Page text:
Effects of organizational support for career development on employee performance: A case of Kenyan Public Universities
Manyasi, J. N.
Kibas, P. B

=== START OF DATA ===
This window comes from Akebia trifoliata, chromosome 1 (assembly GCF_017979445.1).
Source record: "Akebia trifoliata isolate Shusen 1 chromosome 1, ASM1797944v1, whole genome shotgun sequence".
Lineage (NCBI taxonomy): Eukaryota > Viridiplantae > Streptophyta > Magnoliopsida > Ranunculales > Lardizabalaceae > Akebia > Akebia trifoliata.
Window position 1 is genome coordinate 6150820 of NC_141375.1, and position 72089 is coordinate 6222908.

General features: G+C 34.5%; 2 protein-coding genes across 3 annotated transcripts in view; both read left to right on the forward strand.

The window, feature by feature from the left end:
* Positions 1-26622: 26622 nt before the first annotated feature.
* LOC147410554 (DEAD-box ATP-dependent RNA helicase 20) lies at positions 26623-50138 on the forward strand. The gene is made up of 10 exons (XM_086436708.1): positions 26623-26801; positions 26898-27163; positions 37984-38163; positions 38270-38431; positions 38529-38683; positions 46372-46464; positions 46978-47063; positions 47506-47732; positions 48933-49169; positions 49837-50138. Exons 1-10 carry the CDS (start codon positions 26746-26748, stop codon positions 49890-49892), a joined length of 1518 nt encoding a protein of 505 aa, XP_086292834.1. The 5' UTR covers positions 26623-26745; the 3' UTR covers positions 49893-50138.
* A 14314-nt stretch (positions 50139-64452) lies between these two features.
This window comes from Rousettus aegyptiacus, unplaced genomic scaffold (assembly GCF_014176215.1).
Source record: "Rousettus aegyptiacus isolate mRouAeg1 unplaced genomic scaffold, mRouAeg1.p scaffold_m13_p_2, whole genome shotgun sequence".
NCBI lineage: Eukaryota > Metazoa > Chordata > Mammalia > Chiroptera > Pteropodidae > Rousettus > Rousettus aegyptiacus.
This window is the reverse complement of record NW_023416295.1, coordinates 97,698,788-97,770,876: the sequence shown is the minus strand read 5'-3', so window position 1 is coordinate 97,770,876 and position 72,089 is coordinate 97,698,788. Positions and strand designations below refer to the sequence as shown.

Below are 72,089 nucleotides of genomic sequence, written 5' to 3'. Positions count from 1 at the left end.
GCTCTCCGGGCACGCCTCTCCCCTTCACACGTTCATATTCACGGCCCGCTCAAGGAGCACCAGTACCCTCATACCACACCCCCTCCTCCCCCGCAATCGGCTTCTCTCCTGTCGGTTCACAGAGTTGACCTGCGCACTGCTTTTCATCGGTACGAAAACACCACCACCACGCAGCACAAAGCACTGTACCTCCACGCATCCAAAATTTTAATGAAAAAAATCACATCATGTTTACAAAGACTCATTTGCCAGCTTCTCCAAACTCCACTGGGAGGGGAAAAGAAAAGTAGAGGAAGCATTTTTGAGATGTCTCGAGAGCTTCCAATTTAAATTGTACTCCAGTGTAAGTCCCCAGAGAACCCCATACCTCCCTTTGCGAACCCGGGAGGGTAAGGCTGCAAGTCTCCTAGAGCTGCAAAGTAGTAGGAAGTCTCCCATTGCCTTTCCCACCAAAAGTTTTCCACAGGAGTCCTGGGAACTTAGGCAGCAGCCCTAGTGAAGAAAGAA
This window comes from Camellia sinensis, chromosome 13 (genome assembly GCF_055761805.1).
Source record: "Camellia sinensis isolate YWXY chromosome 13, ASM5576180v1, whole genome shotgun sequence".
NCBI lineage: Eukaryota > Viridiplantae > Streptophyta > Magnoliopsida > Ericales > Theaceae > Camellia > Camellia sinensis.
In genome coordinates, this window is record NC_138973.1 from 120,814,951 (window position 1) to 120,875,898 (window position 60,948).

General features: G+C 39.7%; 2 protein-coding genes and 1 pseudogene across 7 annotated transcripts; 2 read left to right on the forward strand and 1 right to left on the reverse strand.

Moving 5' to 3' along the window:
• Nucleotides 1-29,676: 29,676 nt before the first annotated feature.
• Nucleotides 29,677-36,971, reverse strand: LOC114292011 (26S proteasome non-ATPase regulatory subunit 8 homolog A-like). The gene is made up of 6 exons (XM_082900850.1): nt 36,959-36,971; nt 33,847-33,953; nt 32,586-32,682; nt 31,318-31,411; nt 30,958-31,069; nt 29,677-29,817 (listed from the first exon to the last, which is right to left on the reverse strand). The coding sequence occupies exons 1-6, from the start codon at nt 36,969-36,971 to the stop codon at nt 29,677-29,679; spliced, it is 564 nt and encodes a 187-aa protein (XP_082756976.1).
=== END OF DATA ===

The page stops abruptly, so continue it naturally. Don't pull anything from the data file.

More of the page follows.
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Unprecedented changes have pushed organizations to undertake various initiatives to stay afloat. This has put pressure on organizations to maximally utilize the resources at their disposal for their benefit. As a result, the realization of the central role played by a firm's human resources in giving it a competitive advantage has brought to the fore the need for emphasizing human resource development in organizations, universities included. Debate has raged on the party responsible for career development programmes. Whereas individual employees have initiated and funded such processes, consensus has been building on the need for organizations to take a prominent role in initiating, managing and enhancing such processes. This study sought to examine the effect of university support for career development on lecturers' performance in public universities. Guided by the psychological contract theory, data was collected from 328 academic staff drawn from all the public universities in Kenya using questionnaires. It was analyzed using descriptive statistics and hypotheses tested using Pearson Product moment correlation coefficient. The results indicated that organizational support for career development of employees positively affected their performance in public universities. This support in terms of study leave, financial support for further studies as well as incentives such as salary increases and promotions on completion of such programmes enhanced organizational citizenship hence improved employee performance.